Offsite backup is interesting because it offers protection from fire and theft. Even if the system is gone I could pull back my data. Once set up the offsite service will back up documents as changed. The advise that being automatic you won’t forget to stay current. I have done some research on both but am still not sure which offers the best value. Also I have yet to find a reference for anyone running Quickbooks and backing up successfully with either of these. I may have to search further.
Thanks again for your response!
Best Regards
Nawtheasta

#5 Eyesee

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Posted 05 March 2008 - 01:46 PM

Quickbooks internal backup feature is designed to be used on a floppy, external or jump drive. The backup files have a QBB extenstion. The working data has QBW. It writes everything to one data file businessname.qbw.
If you use a custom logo on your receipts, or whatever, you want the logo file as well.
You may already know that.

These are located in the program files\intuit\quickbooks folder.

I love Quickbooks. Its a slick program!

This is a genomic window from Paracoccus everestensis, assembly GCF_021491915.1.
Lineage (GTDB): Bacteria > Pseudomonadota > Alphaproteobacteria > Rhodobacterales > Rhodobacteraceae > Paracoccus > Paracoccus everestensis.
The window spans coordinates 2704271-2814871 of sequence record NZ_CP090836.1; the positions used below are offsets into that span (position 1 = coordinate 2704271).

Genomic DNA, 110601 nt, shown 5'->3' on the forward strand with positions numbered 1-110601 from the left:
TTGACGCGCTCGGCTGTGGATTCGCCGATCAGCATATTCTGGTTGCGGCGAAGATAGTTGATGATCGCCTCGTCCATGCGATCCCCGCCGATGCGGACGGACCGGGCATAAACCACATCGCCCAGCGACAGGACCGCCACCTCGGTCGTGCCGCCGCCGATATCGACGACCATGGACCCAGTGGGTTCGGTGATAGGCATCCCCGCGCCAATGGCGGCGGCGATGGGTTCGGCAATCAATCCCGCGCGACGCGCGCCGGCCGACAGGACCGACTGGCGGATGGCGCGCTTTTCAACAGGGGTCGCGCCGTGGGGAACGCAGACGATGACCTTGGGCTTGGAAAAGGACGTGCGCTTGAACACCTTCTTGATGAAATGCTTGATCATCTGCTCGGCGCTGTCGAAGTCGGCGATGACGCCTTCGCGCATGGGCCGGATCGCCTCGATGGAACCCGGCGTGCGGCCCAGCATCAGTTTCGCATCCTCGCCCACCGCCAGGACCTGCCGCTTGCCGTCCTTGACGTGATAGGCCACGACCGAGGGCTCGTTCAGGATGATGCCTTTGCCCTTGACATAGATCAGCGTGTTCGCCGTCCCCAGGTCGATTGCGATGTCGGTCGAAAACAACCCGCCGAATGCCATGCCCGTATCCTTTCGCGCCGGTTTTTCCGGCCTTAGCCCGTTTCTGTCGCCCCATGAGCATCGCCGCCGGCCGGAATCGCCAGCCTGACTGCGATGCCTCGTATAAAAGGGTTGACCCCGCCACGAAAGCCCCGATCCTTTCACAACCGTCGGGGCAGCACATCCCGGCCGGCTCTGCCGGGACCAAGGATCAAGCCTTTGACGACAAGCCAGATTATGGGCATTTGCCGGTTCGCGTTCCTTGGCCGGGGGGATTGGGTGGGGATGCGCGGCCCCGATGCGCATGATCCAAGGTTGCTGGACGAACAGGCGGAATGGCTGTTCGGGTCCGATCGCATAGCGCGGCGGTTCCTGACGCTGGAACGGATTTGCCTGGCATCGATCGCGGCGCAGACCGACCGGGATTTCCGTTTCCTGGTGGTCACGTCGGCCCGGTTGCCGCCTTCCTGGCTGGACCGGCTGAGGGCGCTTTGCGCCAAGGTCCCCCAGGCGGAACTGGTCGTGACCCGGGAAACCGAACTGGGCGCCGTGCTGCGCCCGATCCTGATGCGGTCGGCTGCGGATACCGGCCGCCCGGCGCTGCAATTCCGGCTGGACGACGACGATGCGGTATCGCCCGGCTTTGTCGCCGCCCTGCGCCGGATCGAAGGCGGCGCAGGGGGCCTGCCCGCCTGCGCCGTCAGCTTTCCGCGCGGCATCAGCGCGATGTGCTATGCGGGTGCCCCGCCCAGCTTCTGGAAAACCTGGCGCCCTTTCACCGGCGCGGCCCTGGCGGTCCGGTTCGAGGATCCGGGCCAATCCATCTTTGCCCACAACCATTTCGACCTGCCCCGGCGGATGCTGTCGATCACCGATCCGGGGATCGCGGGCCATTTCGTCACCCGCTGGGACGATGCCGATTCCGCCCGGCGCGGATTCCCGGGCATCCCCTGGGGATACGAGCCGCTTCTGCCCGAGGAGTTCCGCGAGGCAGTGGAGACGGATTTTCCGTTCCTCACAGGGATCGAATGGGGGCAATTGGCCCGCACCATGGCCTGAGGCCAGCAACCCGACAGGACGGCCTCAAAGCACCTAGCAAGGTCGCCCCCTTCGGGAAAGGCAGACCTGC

In the beginning there was the command line.

#6 Billy O'Neal

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Posted 05 March 2008 - 03:36 PM

If you need offsite backup, take a USB stick and put it in a safe deposit box. Or, give it to a relative. Or, leave one at work and leave one at home.

All options are cosiderably faster and cheaper than Mozy or Carbonite.

Billy3

Edit:

I love Quickbooks. Its a slick program!


Have you ever tried to back it up from a system that couldnt boot, because some business owner was not careful?
About the only program thats a bigger pain to back up is Outlook.

Edited by Billy O'Neal, 05 March 2008 - 03:37 PM.

Twitter - My statements do not establish the official position of Microsoft Corporation, and are my own personal opinion. (But you already knew that, right?)
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#7 Eyesee

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Posted 05 March 2008 - 09:26 PM

Agreed

Back it up onto a jump drive.
Considerably cheaper. You know where your data is.
And who is looking at it. That would be only you.

Not only that, but we are talking about financial records too.
You dont want to entrust a company that you never heard of before with that now do you?
And to pay them for it too?

Get an jump drives and take it offsite.
Thats your best bet
In the beginning there was the command line.

#8 Nawtheasta

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Posted 05 March 2008 - 10:03 PM